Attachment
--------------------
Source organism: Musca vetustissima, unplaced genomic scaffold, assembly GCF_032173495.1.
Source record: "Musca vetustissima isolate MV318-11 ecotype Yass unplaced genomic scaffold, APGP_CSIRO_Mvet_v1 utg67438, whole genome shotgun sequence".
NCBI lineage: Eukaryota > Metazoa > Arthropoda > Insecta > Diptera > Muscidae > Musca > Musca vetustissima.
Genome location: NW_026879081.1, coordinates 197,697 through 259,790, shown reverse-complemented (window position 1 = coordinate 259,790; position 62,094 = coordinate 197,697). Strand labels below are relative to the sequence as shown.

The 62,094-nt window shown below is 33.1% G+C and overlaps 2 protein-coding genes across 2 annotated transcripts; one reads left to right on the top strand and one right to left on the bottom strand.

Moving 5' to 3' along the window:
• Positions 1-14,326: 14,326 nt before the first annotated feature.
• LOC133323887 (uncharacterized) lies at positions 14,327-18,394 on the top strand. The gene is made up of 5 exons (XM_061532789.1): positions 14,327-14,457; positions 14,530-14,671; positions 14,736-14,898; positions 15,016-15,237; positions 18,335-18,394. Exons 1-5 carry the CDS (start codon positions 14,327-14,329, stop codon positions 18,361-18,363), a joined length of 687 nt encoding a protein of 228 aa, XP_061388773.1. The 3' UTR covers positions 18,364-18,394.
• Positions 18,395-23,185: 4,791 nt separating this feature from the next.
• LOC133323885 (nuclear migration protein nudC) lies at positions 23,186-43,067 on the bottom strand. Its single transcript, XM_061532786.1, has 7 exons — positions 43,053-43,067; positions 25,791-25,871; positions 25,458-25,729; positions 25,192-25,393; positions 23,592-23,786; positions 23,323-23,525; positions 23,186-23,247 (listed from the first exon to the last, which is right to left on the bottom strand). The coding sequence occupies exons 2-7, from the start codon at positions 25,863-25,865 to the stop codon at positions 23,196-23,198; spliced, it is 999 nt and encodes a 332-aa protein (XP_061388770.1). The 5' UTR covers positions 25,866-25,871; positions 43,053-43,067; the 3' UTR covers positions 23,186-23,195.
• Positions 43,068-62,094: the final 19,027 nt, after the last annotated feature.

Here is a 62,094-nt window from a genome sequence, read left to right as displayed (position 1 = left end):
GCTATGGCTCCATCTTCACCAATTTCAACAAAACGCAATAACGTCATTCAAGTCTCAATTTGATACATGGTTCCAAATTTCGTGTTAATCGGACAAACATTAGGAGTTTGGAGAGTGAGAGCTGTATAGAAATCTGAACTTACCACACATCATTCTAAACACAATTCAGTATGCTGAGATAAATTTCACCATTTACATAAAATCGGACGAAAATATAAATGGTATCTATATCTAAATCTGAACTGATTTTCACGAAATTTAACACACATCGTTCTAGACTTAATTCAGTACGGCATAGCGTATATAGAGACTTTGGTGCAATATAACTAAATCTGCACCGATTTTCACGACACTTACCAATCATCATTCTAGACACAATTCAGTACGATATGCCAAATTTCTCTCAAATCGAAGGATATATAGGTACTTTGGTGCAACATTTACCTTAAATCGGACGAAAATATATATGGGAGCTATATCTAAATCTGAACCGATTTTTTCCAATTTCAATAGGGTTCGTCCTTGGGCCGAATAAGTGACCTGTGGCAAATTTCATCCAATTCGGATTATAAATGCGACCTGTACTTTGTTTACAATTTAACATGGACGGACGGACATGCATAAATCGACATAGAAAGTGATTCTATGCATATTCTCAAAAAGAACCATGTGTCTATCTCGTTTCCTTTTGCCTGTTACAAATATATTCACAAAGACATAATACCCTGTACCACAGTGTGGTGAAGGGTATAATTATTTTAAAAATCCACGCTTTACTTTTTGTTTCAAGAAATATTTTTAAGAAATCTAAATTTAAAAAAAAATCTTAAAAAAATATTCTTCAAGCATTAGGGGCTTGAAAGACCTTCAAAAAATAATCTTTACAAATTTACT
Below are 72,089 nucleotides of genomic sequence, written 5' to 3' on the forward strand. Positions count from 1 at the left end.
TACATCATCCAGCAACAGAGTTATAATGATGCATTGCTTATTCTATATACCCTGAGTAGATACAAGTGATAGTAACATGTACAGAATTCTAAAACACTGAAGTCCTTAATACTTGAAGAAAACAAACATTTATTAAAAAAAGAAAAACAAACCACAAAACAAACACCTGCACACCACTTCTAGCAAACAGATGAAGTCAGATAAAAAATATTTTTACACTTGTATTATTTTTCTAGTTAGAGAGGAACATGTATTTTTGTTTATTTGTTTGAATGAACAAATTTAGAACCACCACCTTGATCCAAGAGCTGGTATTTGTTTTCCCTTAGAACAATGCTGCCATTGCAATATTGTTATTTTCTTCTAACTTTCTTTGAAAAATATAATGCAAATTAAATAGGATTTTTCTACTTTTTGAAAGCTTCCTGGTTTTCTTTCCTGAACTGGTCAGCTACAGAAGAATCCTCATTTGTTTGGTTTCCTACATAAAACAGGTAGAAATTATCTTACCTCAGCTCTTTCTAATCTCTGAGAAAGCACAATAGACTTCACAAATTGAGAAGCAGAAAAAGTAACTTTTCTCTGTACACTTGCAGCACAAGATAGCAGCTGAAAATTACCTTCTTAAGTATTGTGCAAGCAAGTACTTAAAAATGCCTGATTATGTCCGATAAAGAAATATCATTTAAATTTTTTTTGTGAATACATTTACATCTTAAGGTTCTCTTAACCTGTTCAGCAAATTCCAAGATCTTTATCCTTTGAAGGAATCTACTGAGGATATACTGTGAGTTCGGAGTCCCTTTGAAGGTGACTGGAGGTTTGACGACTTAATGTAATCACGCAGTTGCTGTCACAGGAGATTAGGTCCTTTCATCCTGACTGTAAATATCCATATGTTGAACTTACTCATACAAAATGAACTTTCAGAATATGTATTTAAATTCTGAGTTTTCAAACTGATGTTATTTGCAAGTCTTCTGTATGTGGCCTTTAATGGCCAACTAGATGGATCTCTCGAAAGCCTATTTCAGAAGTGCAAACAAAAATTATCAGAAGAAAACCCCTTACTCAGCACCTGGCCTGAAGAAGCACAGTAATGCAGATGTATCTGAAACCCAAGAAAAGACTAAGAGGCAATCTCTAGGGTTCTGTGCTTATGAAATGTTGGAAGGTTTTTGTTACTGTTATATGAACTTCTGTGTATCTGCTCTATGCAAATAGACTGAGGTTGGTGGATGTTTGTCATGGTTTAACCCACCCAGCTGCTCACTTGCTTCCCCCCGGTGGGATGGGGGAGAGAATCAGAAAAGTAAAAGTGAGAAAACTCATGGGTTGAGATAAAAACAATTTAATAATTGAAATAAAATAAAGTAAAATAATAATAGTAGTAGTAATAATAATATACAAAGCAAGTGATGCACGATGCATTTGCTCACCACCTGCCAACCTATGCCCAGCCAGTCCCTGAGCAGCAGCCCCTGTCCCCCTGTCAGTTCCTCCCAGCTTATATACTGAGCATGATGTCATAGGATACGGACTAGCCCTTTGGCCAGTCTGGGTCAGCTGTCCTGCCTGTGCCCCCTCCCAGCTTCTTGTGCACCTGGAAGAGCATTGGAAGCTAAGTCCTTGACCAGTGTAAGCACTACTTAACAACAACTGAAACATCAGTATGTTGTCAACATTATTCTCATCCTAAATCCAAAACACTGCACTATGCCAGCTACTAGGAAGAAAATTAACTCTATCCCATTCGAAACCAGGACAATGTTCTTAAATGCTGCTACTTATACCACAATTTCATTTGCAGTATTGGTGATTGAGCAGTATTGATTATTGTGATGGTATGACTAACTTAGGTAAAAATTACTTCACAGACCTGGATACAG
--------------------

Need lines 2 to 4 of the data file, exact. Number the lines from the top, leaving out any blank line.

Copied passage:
Source record: "Musca vetustissima isolate MV318-11 ecotype Yass unplaced genomic scaffold, APGP_CSIRO_Mvet_v1 utg67438, whole genome shotgun sequence".
NCBI lineage: Eukaryota > Metazoa > Arthropoda > Insecta > Diptera > Muscidae > Musca > Musca vetustissima.
Genome location: NW_026879081.1, coordinates 197,697 through 259,790, shown reverse-complemented (window position 1 = coordinate 259,790; position 62,094 = coordinate 197,697). Strand labels below are relative to the sequence as shown.